Despite myths that say lifting weights will make you bulky and big, lifting even a few times a week has plenty of benefits for the body. Whether you are male or female, weights can:
- Improve your posture
- Lower bad cholesterol levels and high blood pressure
- Burn more calories at rest
- Boost your body’s natural antidepressants and more
Research has proven that whether you lift lighter weights for more reps or heavier ones for less, it doesn’t really matter. What matters is that you work your muscles to the point of fatigue, but not total exhaustion.
You can even use your own body weight instead of pumping iron and get the same result. If you’re planning to start a weight lifting routine—even if you’re a beginner—there are a few things you should know.
5 Weight Lifting Tips for Beginners
Here are 5 tips to help you get leaner and feel stronger safely.
- Practice your form. Proper form is essential to prevent injury and work muscle groups properly. Trying to lift a weight that’s too heavy for you could mean you lose form and put yourself at risk for injury so start with a light weight (something in the range of 5 to 15 pounds) and see how you do. If you can lift the weight 10 times before your muscles start to fatigue, that’s a good weight to use for your next few workouts.
- Get help from an expert. If you aren’t doing a move correctly or just don’t know where to start, ask an expert. Your gym may offer a free introductory session with a trainer or you may need to pay for an hour of their time. Either way, there’s a lot they can show you in a short time to make sure you’re doing key moves properly.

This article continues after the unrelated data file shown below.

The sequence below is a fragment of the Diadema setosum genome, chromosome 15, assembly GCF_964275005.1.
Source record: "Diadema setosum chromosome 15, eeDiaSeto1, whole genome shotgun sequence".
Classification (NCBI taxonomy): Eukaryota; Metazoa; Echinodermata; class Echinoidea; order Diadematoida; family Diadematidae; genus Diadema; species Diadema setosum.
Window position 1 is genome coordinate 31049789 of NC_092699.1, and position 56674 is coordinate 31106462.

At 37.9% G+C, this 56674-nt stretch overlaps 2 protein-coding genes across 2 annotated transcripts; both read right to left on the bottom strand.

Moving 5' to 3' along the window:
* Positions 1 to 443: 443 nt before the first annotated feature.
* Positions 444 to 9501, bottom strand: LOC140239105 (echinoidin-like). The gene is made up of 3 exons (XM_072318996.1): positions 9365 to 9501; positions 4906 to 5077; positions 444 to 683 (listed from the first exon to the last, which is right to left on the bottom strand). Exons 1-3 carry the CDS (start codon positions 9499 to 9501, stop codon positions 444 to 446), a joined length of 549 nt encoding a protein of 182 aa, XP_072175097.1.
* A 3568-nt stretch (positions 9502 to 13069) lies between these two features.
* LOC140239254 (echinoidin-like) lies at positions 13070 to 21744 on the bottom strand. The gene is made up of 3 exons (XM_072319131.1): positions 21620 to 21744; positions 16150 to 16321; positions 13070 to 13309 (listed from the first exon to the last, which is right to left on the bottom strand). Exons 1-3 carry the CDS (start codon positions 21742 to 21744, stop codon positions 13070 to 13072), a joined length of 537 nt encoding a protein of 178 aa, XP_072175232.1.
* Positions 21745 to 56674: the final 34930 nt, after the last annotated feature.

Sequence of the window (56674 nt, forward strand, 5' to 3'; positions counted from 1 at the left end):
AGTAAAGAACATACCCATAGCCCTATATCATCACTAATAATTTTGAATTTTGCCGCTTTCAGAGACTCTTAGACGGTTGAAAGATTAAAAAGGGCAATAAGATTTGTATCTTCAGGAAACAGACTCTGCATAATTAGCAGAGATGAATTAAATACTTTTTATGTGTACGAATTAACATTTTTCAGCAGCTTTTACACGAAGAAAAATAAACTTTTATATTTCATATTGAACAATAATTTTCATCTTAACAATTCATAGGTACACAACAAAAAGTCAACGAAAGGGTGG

- Vary your workout. Working the same muscles, the same way with the same weights day after day will be boring for you and your body. Try changing up your routine’s tempo. Raise and lower your weights for varying lengths of time. This helps your muscles respond differently and keeps you moving forward and throw in some total-body workouts where you can.
- Give your muscles a rest. Aren’t you glad to know your muscles actually need a rest? Try to give your body 24 hours between total body training and 48 hours between lifting for a specific muscle group like your arms or legs if you’ve worked them intensely.
- Know your body’s genetic response to exercise. Believe it or not, weight lifting may or may not be right for your body. Nutrigenomic tests for fitness are genetic tests that can tell you more about how your unique DNA affects how your body responds to exercise and can give you information about what types of exercise are likely to yield better results.
Weight lifting is just one way to transform your body into a longer, leaner, healthier you. No matter why you’ve chosen to lift, make sure to do it safely so you can stay healthy and prevent injury. Remember that results don’t happen overnight and the older you are, the harder you’ll have to work to gain and maintain muscle mass so be patient, work hard and stick with it—your body is sure to change for the better.